Similarly, during the COVID pandemic, background check results began taking significantly longer to come back and in response, OCM changed its policy and began issuing permits conditioned upon livescan results coming back as cleared, checking at permit renewal to ensure the background check had been cleared, and using a new tracking method. As the Auditor notes, OCM did follow up on two of the Auditor-reviewed permits that were approved during our COVID policy and still in their first year of operation; therefore, they had not been checked yet by OCM during renewal to determine if they had cleared their background check. Both passed the background check prior to renewal. Once the COVID emergency ended and background checks were no longer delayed, OCM returned to the previous policy of not issuing a permit until background checks were cleared.

As the cannabis industry matures and the City continues to evolve its policy and procedural structures for permitting in the often challenging and frequently changing cannabis landscape, we thank the Auditor for the inquiry into our processes and the work in highlighting statewide best practices for local jurisdictions.


Davina Smith
Cannabis Program Manager

California State Auditor’s Comment on the Response From the City of Sacramento

To provide clarity and perspective, we are commenting on the response to our audit report from Sacramento. The number below corresponds with the number we have placed in the margin of Sacramento’s response.

[1] To clarify Sacramento’s response, as we note, we found that Sacramento lacked clear documentation demonstrating that eight—not six—applicants had passed background checks.

County of Santa Barbara

March 11, 2024

Mr. Grant Parks
California State Auditor
621 Capitol Mall, Suite 1200
Sacramento, CA 95814

Dear Mr. Parks:

Thank you for the opportunity to review and respond to the draft report regarding local jurisdiction cannabis permitting. We appreciate the time and effort the auditor’s team put into this audit.

We understand that the report does not contain specific recommendations for the County of Santa Barbara but rather provides general guidance on best management practices to ensure fairness and bolster public confidence. We acknowledge the value in assessing and enhancing processes related to issuing local permits where appropriate that foster accountability and transparency. The following are specific responses related to the general findings and recommendations in the report:

1. Ensuring fairness and preventing conflict of interest, abuse, and favoritism

The County permitting and licensing processes are extensive and require several departments’ approval before final issuance. Several key staff are currently required to file financial disclosure statements and our policies adhere to current State law. While the current conflict of interest reporting requirements are intended to protect the process from favoritism and abuse, we recognize that implementing additional impartiality statements for all staff involved in the application review process would enhance protections against potential abuse.

2. Following policies and procedures when issuing local licenses

The County has a consistent process in place for required applicant background checks to be verified and held by the Santa Barbara County Sheriff’s Office (SBSO). License issuance does not occur without recommendation of approval from several County departments including the Sheriff’s Office. We acknowledge the benefit of enhancing the documentation process to include additional recorded evidence with the Cannabis Administration Division of the County Executive Office that specifically reflects approved background checks consistent with the files held by the Sheriff’s Office.

3. Equity Programs

As noted in the report, state law does not require that local jurisdictions conduct equity assessments nor develop an equity program intended to lower some of the barriers to entry into the cannabis industry. While staff, during the interviews, indicated that the County has not identified a necessity for an equity assessment or program to-date, the Board of Supervisors may consider these in the future if deemed necessary.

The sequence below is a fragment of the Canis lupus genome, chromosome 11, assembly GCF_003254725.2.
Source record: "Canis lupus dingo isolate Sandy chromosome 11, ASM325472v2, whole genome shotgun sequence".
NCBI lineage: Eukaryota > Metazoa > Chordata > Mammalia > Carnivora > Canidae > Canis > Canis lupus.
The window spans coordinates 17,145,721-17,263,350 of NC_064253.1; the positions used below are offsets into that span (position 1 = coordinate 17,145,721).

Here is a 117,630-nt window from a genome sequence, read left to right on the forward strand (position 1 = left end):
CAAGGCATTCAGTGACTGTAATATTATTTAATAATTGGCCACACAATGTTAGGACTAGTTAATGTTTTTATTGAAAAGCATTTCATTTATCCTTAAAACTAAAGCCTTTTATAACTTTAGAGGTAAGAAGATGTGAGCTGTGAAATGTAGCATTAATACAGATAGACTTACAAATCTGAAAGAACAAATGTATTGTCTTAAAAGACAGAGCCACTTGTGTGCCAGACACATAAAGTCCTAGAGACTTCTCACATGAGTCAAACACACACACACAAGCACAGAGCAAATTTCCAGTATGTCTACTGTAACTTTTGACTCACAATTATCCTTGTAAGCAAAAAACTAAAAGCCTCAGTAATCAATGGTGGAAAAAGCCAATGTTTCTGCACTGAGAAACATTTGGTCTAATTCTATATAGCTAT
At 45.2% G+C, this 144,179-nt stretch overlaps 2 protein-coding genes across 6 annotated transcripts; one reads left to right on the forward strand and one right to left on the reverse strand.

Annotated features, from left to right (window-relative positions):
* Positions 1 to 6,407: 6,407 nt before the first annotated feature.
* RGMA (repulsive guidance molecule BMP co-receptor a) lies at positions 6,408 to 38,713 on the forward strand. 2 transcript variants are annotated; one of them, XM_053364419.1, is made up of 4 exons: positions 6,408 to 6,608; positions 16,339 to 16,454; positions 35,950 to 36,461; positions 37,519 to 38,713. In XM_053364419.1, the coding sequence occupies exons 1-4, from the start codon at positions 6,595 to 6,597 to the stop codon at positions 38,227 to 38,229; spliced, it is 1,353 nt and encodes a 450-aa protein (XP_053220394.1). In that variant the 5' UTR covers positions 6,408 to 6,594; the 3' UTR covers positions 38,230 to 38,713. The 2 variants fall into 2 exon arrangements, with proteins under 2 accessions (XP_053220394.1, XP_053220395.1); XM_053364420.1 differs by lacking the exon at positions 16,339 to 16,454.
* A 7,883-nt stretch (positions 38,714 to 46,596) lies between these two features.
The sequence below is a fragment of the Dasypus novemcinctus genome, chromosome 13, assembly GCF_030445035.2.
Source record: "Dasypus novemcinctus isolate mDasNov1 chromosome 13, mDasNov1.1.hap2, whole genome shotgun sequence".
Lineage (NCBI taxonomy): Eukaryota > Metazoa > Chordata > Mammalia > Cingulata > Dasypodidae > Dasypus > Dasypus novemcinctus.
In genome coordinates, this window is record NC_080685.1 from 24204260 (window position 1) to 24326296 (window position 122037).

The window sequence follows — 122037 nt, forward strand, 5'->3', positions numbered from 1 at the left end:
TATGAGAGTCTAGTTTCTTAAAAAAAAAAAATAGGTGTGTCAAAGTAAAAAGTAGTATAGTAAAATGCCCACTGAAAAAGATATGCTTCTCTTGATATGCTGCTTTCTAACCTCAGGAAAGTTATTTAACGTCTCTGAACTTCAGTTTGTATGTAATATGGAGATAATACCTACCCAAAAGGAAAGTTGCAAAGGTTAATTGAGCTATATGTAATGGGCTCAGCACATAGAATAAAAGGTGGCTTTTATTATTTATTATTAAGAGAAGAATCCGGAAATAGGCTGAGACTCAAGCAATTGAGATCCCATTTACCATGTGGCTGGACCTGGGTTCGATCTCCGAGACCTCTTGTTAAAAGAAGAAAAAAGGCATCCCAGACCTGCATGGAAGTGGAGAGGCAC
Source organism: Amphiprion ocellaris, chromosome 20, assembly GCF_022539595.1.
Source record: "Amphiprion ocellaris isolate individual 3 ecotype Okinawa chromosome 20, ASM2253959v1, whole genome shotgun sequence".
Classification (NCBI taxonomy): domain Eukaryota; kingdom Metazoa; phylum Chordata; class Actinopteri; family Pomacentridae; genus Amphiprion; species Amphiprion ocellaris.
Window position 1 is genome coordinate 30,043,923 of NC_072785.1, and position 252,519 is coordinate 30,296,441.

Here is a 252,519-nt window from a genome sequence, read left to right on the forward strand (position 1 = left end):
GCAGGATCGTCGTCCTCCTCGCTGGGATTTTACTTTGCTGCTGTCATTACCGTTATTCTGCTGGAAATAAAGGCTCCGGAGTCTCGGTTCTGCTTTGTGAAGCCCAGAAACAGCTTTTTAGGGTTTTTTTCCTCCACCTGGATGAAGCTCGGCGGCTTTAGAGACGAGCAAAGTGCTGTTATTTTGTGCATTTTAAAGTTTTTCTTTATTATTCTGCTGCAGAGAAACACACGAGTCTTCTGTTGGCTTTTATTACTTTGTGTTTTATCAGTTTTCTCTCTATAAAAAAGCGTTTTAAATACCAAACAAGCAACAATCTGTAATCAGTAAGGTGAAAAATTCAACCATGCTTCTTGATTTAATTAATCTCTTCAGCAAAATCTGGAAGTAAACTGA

We value the work the State Auditor’s Office does to ensure that local governments provide fair, effective, and transparent services. Thank you again for the opportunity to provide our response to this report.


Nancy Anderson
Chief Assistant Executive Officer

  1. A person may hold multiple state cannabis licenses. For example, a cultivator may have individual licenses for different plots of land under one business name. ↩︎
  2. Self WT, Mitchell G, Mellers BA, Tetlock PE, Hildreth JAD (2015) Balancing Fairness and Efficiency: The Impact of Identity-Blind and Identity-Conscious Accountability on Applicant Screening. PLoS ONE 10(12): e0145208. doi:10.1371/journal.pone.0145208. ↩︎
  3. The Political Reform Act requires state and local government agencies to adopt and promulgate conflict-of-interest codes. This act is separate from requirements under Proposition 64. ↩︎
  4. We only reviewed the conflict‑of‑interest code for San Diego’s Planning Department and Development Services Department because those are the departments responsible for reviewing and issuing cannabis business permits. ↩︎
  5. Under state law, local equity programs are programs adopted or operated by a local jurisdiction that focus on inclusion and support of individuals and communities who are linked to populations negatively impacted by cannabis criminalization. We describe equity programs in more detail in a later section. ↩︎
  6. We did not review the permitting process for Baldwin Park, California. ↩︎
  7. Each jurisdiction has different policies for when an applicant must complete and pass a background check. Because of the differences in these policies, applications may be denied for other reasons before the applicant is required to pass a background check. Therefore, we did not expect to see documentation of a background check for every application we tested. ↩︎
  8. Although we generally reviewed a selection of 20 applications at each local jurisdiction, we excluded from this analysis applications that were withdrawn or denied. ↩︎
  9. The California Cannabis Equity Act, among other things, assists local jurisdictions with their equity programs by providing local jurisdictions with technical assistance and with grants to develop and support their equity programs. ↩︎
  10. Under Proposition 64 local jurisdictions may adopt and enforce local ordinances to govern any permitting process they choose to establish, and the California Cannabis Equity Act defines, for its purposes, local equity programs and lists examples of the types of services for equity applicants that may be included in a local equity program. ↩︎
Opens in new window